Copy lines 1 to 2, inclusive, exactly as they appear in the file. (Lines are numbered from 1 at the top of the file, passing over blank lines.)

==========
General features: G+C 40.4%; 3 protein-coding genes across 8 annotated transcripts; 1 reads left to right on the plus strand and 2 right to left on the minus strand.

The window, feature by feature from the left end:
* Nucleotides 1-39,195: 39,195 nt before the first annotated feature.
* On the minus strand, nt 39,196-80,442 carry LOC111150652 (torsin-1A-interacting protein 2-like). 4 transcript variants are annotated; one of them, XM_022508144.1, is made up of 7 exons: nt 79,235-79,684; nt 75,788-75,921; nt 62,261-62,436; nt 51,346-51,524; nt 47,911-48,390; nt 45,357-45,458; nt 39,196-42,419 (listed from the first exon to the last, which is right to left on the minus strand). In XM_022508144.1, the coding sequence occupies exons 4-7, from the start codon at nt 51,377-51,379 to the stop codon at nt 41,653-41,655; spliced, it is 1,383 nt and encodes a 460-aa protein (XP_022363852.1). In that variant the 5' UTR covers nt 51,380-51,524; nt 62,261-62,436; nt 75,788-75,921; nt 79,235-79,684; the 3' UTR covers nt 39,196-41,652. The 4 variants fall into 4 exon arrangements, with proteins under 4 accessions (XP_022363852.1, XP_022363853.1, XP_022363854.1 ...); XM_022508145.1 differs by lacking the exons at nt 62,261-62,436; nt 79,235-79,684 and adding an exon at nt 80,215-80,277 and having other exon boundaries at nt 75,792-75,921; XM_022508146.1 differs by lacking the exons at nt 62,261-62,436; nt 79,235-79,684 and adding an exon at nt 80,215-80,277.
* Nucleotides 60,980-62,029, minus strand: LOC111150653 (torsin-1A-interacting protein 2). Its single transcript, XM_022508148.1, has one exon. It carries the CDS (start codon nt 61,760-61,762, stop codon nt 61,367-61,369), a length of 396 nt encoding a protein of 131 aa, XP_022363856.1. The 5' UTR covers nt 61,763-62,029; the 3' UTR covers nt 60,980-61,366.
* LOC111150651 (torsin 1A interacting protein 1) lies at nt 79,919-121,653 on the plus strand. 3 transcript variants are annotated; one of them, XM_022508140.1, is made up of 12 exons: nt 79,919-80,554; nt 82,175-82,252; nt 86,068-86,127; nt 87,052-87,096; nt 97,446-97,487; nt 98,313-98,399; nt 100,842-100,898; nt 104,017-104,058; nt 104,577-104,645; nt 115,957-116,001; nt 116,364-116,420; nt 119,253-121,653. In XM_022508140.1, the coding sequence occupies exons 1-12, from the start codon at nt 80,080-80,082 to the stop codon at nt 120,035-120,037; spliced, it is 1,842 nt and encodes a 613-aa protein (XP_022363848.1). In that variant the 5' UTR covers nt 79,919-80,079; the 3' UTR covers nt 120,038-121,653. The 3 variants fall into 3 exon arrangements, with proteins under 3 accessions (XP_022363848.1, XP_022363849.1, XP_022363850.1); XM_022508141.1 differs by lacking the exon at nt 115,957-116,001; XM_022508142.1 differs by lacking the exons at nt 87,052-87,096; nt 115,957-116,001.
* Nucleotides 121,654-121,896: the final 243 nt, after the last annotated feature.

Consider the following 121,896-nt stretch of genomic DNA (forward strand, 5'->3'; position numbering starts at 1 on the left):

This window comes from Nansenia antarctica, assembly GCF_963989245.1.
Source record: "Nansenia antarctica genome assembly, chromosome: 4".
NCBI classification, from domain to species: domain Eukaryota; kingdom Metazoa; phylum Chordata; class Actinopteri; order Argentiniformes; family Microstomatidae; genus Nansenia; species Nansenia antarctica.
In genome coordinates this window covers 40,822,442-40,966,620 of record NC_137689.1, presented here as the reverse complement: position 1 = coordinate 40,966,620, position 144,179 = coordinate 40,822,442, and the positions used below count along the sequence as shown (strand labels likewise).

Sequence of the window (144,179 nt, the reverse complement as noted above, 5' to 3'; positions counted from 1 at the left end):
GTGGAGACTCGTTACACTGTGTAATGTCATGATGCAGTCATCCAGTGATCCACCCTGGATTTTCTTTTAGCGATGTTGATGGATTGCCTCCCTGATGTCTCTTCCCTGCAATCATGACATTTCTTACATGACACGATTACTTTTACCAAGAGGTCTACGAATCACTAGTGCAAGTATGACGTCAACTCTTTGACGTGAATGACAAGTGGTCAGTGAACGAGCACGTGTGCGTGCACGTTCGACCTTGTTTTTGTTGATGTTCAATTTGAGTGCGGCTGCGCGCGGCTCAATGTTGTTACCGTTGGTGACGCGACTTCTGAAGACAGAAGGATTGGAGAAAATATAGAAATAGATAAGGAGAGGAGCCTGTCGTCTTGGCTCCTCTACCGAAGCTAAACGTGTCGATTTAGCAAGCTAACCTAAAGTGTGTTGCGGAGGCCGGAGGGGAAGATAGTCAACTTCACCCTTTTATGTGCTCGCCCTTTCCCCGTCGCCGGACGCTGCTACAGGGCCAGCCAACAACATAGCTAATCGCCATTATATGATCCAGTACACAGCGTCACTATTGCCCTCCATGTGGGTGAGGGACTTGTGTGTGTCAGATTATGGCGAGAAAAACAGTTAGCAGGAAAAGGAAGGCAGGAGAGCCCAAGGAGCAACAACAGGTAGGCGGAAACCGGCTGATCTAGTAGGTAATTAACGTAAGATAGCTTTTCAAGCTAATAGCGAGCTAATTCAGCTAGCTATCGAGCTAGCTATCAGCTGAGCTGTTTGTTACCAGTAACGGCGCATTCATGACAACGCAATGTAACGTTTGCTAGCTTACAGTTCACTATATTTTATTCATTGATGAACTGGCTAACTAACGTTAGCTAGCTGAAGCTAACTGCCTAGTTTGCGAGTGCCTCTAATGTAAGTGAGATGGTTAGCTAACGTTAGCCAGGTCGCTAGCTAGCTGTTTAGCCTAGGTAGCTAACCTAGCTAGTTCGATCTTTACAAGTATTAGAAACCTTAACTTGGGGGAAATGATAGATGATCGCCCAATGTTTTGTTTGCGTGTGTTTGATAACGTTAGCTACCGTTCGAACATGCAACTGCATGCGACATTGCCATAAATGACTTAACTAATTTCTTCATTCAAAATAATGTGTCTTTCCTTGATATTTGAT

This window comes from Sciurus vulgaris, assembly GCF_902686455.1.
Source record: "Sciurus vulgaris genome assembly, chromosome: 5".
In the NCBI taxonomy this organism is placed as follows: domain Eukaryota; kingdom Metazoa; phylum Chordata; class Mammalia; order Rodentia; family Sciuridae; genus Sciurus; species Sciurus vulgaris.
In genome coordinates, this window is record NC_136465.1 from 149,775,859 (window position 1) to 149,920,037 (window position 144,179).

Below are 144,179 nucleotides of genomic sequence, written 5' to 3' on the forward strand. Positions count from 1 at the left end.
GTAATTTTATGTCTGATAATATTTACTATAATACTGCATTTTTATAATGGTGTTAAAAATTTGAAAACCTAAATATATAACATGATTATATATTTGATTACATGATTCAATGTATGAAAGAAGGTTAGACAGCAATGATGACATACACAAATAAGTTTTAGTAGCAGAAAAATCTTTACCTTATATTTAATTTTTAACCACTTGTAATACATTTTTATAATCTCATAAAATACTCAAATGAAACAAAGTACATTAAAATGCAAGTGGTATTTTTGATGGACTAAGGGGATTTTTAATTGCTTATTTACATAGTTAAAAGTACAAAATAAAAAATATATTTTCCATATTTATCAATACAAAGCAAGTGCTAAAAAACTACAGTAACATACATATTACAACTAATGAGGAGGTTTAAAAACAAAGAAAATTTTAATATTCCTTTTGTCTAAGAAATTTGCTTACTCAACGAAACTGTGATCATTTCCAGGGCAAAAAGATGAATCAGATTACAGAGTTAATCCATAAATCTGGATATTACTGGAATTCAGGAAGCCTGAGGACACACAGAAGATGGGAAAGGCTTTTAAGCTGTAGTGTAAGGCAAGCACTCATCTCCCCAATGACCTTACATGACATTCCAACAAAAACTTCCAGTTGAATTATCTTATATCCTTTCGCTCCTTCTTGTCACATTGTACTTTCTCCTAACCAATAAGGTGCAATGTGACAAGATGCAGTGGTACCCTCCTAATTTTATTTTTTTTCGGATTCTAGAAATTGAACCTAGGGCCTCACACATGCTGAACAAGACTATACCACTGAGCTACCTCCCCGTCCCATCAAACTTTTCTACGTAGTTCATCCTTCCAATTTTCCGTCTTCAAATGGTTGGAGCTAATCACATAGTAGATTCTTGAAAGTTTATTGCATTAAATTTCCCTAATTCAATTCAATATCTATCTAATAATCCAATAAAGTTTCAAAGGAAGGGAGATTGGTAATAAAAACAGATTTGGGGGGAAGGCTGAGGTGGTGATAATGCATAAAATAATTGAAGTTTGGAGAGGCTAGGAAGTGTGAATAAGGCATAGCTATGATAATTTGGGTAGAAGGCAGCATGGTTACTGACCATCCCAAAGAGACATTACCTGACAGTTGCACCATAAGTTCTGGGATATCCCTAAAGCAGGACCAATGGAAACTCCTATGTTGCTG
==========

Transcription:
General features: G+C 40.4%; 3 protein-coding genes across 8 annotated transcripts; 1 reads left to right on the plus strand and 2 right to left on the minus strand.

The window, feature by feature from the left end: